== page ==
If students are moving far from home for college, their insurer may require them to purchase an individual policy. While some companies are more flexible for young drivers staying on their parents' policy, it's still important to be transparent. If you file for a claim on your parents policy and your insurer did not already know you had moved out, they may deny your claim or even cancel coverage. As a result, it's usually best to discuss your options with your carrier.

Explore discounts for a student who will drive less while away

If your child is attending college more than 100 miles from home without the car, the family may:

  • Qualify for an away-from-home discount
  • Or could remove the student from the family policy for the time they're away.

The student can still drive the car during spring and winter breaks, provided they don't drive for more than a certain number of days in a row, as stipulated by the insurance company. Also, with the student now driving the car less or not at all, you may be eligible for a further premium reduction based on the reduced mileage.

Be sure to confirm with your carrier what features are available for your policy.

Get a discount for good grades

Good students drive better, according to insurance companies, and this is typically reflected in auto insurance rates. Most large insurance companies will discount premiums for full-time high school or college students who meet any of the following requirements:

  • Student grades must meet or exceed a B or 3.0 GPA
  • Rank within the top 20% of their class
  • Rank within the top 20% of certain standardized test scores from the past 12 months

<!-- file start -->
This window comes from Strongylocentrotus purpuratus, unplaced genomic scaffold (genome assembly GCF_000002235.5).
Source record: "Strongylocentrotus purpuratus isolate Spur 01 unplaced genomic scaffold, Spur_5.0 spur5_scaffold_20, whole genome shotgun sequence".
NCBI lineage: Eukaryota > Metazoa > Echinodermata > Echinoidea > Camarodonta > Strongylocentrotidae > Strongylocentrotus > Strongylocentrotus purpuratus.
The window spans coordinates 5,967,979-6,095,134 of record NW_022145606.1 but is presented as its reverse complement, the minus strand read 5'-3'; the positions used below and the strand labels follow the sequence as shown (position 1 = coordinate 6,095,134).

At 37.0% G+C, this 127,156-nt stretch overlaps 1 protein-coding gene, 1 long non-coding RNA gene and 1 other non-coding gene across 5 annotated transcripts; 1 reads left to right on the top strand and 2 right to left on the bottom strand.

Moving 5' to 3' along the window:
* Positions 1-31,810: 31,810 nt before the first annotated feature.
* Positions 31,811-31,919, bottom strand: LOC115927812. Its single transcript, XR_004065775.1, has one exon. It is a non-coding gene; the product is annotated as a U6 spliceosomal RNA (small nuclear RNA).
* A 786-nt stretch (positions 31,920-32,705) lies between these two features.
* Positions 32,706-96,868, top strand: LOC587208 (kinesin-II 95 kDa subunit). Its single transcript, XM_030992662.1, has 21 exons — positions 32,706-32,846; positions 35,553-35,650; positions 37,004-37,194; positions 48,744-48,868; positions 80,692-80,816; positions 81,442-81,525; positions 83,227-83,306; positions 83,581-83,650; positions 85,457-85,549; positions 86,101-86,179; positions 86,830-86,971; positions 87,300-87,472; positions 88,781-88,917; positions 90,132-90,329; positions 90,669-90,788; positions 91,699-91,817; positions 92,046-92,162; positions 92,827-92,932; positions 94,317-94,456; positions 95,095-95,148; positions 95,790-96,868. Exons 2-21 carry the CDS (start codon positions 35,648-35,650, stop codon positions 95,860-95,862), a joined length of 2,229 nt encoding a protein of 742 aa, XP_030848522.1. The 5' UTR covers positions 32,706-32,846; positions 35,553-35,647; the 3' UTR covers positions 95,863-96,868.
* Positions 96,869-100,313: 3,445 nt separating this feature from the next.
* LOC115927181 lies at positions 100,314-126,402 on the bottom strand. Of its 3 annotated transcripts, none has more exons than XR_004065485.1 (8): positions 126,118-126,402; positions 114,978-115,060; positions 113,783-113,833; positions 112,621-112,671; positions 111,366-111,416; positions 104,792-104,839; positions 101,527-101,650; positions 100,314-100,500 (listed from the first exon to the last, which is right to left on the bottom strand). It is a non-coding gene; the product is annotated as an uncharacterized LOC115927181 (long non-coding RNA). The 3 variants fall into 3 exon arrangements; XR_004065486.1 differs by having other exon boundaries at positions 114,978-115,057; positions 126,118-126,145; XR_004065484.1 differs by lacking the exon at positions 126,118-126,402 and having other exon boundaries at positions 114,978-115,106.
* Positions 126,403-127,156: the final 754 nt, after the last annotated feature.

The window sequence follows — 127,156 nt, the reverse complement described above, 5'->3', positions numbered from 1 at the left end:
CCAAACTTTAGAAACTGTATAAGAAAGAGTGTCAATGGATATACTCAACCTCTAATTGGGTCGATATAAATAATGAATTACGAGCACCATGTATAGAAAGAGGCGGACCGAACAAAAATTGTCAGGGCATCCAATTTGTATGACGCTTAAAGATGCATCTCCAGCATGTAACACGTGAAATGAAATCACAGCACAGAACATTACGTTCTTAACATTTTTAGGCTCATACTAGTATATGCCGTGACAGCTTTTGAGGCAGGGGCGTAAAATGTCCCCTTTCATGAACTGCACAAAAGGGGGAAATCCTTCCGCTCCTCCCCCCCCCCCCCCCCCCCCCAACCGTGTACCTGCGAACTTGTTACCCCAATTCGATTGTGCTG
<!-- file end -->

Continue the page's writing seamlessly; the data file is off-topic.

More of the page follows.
It's best to ask your particular insurance company about discounts they might offer college students for good grades.

Comparison shop across multiple companies to save on student car insurance

One of the best ways to save money on auto insurance is to shop around and compare rates. Auto insurance is a highly competitive industry, and in any given area there may be a multitude of competitors. So, it's best to take your time in gathering quotes to ensure you're getting a fair deal.

Consider comparing the quotes you receive to the average cost of auto insurance in your state to get a sense of the price you're paying.

Methodology

We collected car insurance quotes for thousands of ZIP codes across the 10 most populated states in the U.S. Our sample drivers were 18-year-old men and women who drove a 2015 Honda Civic EX. All other parameters affecting car insurance rates were consistent; drivers were single and had a clean driving record.

Coverage levels in the full coverage policy, including liability insurance, are listed below. These coverage levels are slightly higher than any individual state's minimum coverage requirements:

Coverage typeStudy limits
Bodily injury liability$50,000 per person/$100,000 per accident
Property damage$25,000 per accident
Uninsured/underinsured motorist bodily injury$50,000 per person/$100,000 per accident
Comprehensive and collision$500 deductible
Personal injury protection (PIP)Minimum when required by state

The analysis included 23 insurance companies, though rates were only added to our list of average prices and recommendations if their policies were available in at least three of the 10 states.

ValuePenguin's analysis used insurance rate data from Quadrant Information Services. These rates were publicly sourced from insurer filings and should be used for comparative purposes only — your own quotes may be different.

Mark is a Senior Research Analyst for ValuePenguin focusing on the insurance industry, primarily auto insurance. He previously worked in financial risk management at State Street Corporation.

Editorial Note: The content of this article is based on the author’s opinions and recommendations alone. It has not been previewed, commissioned or otherwise endorsed by any of our network partners.